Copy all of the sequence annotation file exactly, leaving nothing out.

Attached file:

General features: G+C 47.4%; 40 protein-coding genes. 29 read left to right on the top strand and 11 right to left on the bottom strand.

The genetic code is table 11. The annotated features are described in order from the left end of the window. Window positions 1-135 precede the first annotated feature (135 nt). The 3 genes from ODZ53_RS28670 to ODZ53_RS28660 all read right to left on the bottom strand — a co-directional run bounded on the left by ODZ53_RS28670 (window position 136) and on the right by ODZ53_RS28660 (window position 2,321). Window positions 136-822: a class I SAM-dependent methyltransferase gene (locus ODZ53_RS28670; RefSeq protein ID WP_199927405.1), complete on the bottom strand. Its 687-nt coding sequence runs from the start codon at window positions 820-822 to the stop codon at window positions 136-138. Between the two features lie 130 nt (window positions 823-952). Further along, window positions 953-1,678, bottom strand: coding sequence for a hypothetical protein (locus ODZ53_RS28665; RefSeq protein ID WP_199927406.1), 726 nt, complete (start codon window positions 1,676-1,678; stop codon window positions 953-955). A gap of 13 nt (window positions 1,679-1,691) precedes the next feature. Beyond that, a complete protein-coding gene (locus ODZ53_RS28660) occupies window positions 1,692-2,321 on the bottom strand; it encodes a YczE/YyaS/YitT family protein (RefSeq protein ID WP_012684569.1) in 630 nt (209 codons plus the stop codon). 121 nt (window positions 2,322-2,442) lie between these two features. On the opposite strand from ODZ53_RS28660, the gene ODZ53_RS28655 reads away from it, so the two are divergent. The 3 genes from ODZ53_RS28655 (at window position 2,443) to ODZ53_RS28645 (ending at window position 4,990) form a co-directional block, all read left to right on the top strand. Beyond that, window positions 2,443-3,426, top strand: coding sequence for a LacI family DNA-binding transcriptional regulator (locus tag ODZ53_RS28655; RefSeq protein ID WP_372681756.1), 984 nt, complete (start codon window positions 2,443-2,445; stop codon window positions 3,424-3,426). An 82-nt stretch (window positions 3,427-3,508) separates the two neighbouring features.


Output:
General features: G+C 47.4%; 40 protein-coding genes. 29 read left to right on the top strand and 11 right to left on the bottom strand.

The genetic code is table 11. The annotated features are described in order from the left end of the window. Window positions 1-135 precede the first annotated feature (135 nt). The 3 genes from ODZ53_RS28670 to ODZ53_RS28660 all read right to left on the bottom strand — a co-directional run bounded on the left by ODZ53_RS28670 (window position 136) and on the right by ODZ53_RS28660 (window position 2,321). Window positions 136-822: a class I SAM-dependent methyltransferase gene (locus ODZ53_RS28670; RefSeq protein ID WP_199927405.1), complete on the bottom strand. Its 687-nt coding sequence runs from the start codon at window positions 820-822 to the stop codon at window positions 136-138. Between the two features lie 130 nt (window positions 823-952). Further along, window positions 953-1,678, bottom strand: coding sequence for a hypothetical protein (locus ODZ53_RS28665; RefSeq protein ID WP_199927406.1), 726 nt, complete (start codon window positions 1,676-1,678; stop codon window positions 953-955). A gap of 13 nt (window positions 1,679-1,691) precedes the next feature. Beyond that, a complete protein-coding gene (locus ODZ53_RS28660) occupies window positions 1,692-2,321 on the bottom strand; it encodes a YczE/YyaS/YitT family protein (RefSeq protein ID WP_012684569.1) in 630 nt (209 codons plus the stop codon). 121 nt (window positions 2,322-2,442) lie between these two features. On the opposite strand from ODZ53_RS28660, the gene ODZ53_RS28655 reads away from it, so the two are divergent. The 3 genes from ODZ53_RS28655 (at window position 2,443) to ODZ53_RS28645 (ending at window position 4,990) form a co-directional block, all read left to right on the top strand. Beyond that, window positions 2,443-3,426, top strand: coding sequence for a LacI family DNA-binding transcriptional regulator (locus tag ODZ53_RS28655; RefSeq protein ID WP_372681756.1), 984 nt, complete (start codon window positions 2,443-2,445; stop codon window positions 3,424-3,426). An 82-nt stretch (window positions 3,427-3,508) separates the two neighbouring features.